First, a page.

Breathalyzers Now Used For More Than DUIs?

Michigan drivers that have been pulled over on suspicion of drunk driving or DUI, have all had to “blow into this Breathalyzer, please” at one point or another. They would be familiar with the process, but only as it pertains to a DUI. Because up until recently, that was all a Breathalyzer was ever used for. But that may be changing.

The Michigan Court of Appeals recently ruled that the results of a roadside preliminary breath test (PBT) could be used to establish whether or not a person possessing or discharging a weapon is intoxicated at the time. Neither the DataMaster or the Breathalyzer are used for these roadside PBT tests in Michigan. The small machines carried in police cars for use in the field give only preliminary breath test results. For the most part, the test results from the PBT test are not admissible in court. The real test results come from the DataMaster which is located at the police station or county jail.


Under Michigan law, possessing or discharging a firearm while under the influence of alcohol or a controlled substance is illegal. However, it wasn’t until the recent case of People vs. Booker, where our Court of Appeals ruled that a breath test could be used in firearms cases.  PBTs have never been used for anything other than DUI and drunk driving cases, which makes this a first.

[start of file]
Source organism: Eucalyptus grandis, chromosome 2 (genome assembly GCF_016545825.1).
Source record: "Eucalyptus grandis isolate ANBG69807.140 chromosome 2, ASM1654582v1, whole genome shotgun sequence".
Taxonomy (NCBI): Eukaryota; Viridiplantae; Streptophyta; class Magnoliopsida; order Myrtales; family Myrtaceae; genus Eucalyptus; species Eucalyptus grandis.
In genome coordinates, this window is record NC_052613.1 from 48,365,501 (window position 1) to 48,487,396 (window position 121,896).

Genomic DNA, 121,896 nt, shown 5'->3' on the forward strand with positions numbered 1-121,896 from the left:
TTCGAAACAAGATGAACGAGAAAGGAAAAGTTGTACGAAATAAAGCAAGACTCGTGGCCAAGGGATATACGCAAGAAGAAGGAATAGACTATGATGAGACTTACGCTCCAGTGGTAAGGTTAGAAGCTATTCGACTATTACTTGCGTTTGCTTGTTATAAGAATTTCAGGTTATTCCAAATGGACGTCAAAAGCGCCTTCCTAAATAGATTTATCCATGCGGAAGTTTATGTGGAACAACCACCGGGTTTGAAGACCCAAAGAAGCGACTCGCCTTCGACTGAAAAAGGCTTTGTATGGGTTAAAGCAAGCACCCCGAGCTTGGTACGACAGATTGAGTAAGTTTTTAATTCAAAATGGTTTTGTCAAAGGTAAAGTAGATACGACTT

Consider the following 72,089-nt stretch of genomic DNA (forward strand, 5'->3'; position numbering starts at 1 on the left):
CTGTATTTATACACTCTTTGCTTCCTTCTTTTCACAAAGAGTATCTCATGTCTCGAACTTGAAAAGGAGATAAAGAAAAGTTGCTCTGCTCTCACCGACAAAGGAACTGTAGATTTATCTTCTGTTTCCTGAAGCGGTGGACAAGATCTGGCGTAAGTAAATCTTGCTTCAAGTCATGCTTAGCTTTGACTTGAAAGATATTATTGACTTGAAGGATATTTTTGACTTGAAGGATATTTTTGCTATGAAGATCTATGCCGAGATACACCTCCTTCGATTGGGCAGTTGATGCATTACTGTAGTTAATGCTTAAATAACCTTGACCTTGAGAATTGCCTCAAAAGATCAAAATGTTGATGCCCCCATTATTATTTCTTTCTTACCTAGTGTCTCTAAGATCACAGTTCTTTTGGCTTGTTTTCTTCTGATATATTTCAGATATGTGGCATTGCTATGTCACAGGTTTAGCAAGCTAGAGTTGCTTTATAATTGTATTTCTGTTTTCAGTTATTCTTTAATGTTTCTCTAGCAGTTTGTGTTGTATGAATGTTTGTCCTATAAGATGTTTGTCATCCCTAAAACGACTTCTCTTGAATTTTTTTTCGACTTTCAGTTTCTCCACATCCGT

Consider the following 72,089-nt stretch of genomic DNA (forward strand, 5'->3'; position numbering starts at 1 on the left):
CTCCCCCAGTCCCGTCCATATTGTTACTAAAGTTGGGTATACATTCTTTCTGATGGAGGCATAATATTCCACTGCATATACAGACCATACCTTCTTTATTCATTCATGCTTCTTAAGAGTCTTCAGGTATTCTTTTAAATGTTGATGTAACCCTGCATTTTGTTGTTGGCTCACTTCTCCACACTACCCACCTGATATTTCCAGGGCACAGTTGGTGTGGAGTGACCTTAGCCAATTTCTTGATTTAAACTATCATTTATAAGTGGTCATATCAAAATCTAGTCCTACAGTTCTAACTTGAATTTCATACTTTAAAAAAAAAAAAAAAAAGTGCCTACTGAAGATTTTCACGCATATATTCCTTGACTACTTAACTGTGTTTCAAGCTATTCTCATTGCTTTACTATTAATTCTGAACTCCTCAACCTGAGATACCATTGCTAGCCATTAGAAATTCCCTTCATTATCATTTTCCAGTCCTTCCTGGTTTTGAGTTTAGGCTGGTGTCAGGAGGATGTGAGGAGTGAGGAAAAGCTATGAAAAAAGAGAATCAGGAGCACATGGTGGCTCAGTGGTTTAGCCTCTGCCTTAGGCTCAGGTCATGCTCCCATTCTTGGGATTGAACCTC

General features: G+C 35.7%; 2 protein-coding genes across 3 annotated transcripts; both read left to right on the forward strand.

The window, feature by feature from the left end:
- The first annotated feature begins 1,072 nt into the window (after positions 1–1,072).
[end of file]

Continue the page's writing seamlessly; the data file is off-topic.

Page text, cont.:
According to court documents, Booker was arrested by the Farmington Hills Police in Oakland County, MI on October 31, 2014. Police had been dispatched to an apartment complex to investigate a robbery. However, while searching the parking lot, they encountered two people sitting in the back seat of a car.


The two people, Booker and a female, were drinking in the car. Officers found numerous bottles of alcohol in the vehicle with them. Also in the car, in a pocket behind the driver’s seat, was a gun licensed to Booker. Officers confiscated the weapon and administered a PBT test which revealed Booker’s BAC (breath alcohol content) to be 0.15.


Booker was charged with a single count of possession of a firearm under the influence. Michigan law states that anyone who “carries, has in their possession or under their control, or uses in any manner or discharges” a firearm while under the influence of alcohol or a controlled substance is guilty of a misdemeanor. If someone is injured or killed as a result, the charge becomes a felony.


Because Booker had the gun in his possession and was under the influence of alcohol at the time but no one was harmed as a result, he was charged with a misdemeanor. He contested the breath test results in court, hoping to have them thrown out. But as the Court of Appeals ruling shows, the breath test results are admissible in court now in gun charge cases.


We are not sure how this will influence future weapons related cases, but this is the kind of ruling that has been known in the past, to set a precedent. We will continue to watch future weapons related cases in Michigan as they are affected by the use of PBT and DataMaster equipment to keep our clients and readers updated. Our criminal defense team reminds everyone that drinking and driving or drinking and possessing a gun are a horrible combination.


As a side note, we would like to point out that Michigan does not currently use a Breathalyzer brand machine. In our state, the breath test is administered on a DataMaster rather than a Breathalyzer.

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